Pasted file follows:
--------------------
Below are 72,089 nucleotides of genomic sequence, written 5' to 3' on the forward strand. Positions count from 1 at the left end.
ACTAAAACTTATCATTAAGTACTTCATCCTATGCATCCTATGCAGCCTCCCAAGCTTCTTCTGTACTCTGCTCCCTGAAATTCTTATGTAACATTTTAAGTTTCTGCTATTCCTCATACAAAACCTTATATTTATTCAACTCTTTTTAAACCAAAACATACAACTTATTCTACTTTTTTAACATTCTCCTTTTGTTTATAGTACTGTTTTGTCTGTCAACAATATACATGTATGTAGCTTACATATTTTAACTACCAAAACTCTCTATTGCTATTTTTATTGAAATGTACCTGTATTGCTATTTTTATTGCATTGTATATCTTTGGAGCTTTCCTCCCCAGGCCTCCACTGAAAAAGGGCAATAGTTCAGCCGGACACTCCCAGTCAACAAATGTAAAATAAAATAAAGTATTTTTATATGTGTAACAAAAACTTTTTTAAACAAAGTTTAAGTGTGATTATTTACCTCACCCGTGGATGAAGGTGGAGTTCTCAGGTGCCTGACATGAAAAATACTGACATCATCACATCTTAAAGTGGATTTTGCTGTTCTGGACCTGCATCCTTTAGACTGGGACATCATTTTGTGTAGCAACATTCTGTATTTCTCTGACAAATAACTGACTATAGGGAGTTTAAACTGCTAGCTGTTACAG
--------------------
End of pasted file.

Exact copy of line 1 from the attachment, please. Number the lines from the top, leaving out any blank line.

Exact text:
Below are 72,089 nucleotides of genomic sequence, written 5' to 3' on the forward strand. Positions count from 1 at the left end.